• Margaret’s story involves someone taking a picture of a car wreck that, once developed, revealed a picture of a man killed in the wreck wearing the suit he was buried in.

I wonder if a story was written for B.J. and either not filmed or cut from the episode for time.

The drunk marines storyline has multiple parts:

  • Private La Roche (played by George Wendt of Cheers fame) and the pool ball stuck in his mouth. Charles has a lot of fun with him.
  • Corporal Hrabosky (played by the controversial Andrew Dice Clay, who was credited as simply Andrew Clay) and the chickens. Colonel Potter later encounters an MP looking for Hrabosky.
  • Private Crotty and his injured hand, which he stuck into a moving fan on a dare. Charles also treated him.

Unlike La Roche and Crotty, who Charles later confronts in Post Op, we never see Hrabosky again.

Private Scala’s storyline is depressing. The poor guy is starving himself because his buddies were all killed while he was standing in line for seconds. He only survived because he was a pig and can’t even look at food now. Hawkeye suggests Scala talk with Sidney Freedman but Scala doesn’t think anyone will be able to help him forget what happened. Hawkeye says he has to learn to live with it. There’s no resolution to this storyline, either, which only makes it more depressing.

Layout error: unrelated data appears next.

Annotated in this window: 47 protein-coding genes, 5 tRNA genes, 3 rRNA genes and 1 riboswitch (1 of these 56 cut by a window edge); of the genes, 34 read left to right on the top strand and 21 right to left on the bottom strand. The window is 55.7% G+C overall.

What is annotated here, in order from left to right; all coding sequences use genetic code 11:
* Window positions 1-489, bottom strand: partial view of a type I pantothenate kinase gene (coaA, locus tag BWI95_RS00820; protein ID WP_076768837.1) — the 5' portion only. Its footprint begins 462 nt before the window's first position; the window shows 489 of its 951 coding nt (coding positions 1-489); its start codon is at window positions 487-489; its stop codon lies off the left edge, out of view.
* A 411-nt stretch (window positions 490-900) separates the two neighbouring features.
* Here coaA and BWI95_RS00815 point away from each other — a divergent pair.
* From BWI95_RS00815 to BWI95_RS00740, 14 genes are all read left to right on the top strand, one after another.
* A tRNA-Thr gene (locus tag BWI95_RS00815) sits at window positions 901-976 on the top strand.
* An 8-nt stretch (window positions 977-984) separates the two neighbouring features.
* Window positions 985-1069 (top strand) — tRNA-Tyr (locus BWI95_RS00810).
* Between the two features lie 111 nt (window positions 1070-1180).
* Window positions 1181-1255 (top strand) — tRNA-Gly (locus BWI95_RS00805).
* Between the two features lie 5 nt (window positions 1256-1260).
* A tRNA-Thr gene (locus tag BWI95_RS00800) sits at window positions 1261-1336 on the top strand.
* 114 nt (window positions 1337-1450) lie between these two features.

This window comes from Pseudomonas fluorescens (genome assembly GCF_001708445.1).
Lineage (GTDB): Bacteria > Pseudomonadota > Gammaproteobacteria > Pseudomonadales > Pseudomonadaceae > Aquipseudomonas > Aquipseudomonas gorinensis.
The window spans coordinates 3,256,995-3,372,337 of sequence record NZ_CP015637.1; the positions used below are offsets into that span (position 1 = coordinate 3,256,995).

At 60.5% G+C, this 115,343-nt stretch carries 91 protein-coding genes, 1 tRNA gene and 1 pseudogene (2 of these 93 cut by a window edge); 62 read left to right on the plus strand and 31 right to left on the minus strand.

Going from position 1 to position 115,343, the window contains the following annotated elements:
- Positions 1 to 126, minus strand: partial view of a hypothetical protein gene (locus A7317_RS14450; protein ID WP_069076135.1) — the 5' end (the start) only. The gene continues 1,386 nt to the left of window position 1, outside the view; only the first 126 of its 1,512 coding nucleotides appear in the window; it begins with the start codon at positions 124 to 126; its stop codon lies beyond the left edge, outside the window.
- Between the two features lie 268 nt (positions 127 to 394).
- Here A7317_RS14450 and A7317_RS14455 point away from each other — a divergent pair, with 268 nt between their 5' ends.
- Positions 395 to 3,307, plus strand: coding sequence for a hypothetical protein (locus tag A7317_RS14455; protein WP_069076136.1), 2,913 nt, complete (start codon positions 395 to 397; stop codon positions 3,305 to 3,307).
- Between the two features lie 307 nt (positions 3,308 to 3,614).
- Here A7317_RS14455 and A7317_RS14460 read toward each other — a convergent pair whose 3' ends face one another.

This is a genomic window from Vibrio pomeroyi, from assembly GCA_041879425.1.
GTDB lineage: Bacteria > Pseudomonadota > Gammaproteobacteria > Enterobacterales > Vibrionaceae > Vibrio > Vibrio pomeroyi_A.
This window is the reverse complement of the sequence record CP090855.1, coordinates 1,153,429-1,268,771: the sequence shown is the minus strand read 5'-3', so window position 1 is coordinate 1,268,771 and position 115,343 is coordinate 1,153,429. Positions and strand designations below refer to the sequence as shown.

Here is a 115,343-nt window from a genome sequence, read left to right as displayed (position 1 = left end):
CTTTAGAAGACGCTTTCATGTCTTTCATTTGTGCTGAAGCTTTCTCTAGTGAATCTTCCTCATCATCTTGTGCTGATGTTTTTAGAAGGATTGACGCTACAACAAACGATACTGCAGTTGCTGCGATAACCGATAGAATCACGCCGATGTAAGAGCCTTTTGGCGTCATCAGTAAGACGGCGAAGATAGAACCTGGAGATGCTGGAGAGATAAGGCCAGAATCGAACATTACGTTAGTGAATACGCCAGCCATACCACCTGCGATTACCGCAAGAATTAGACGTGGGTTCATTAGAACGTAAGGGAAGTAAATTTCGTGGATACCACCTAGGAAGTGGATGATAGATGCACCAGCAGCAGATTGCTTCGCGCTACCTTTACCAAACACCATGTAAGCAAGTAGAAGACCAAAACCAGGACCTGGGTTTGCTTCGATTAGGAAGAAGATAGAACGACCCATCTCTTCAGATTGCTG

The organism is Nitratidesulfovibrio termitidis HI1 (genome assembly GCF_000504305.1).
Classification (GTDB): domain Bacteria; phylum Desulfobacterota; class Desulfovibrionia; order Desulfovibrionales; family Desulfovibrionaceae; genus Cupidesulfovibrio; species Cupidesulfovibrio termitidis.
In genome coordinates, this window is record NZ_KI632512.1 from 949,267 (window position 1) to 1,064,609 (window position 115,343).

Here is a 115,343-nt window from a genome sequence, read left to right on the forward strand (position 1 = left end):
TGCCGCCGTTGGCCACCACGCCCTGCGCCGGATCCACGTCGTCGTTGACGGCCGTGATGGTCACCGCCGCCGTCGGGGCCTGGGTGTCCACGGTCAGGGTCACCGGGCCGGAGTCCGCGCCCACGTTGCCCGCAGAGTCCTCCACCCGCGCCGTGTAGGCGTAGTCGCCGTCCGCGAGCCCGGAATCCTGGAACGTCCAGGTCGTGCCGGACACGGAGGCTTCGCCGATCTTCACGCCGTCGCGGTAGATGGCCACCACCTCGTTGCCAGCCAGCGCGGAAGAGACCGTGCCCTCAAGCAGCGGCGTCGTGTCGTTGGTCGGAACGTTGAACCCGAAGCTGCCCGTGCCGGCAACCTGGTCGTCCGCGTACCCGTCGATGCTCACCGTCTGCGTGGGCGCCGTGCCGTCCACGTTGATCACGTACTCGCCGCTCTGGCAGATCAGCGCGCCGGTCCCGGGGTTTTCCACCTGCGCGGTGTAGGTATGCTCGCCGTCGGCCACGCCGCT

Finally, there’s the dead soldier who isn’t dead. He arrives with wounded soldiers and is left in the compound until Graves Registration can come get him. Hawkeye later asks someone to cover him up with a sheet. Nobody notices is hand move. He’s alive. It’s only when Father Mulcahy starts administrating the Last Rites that he realizes the unnamed soldier isn’t dead.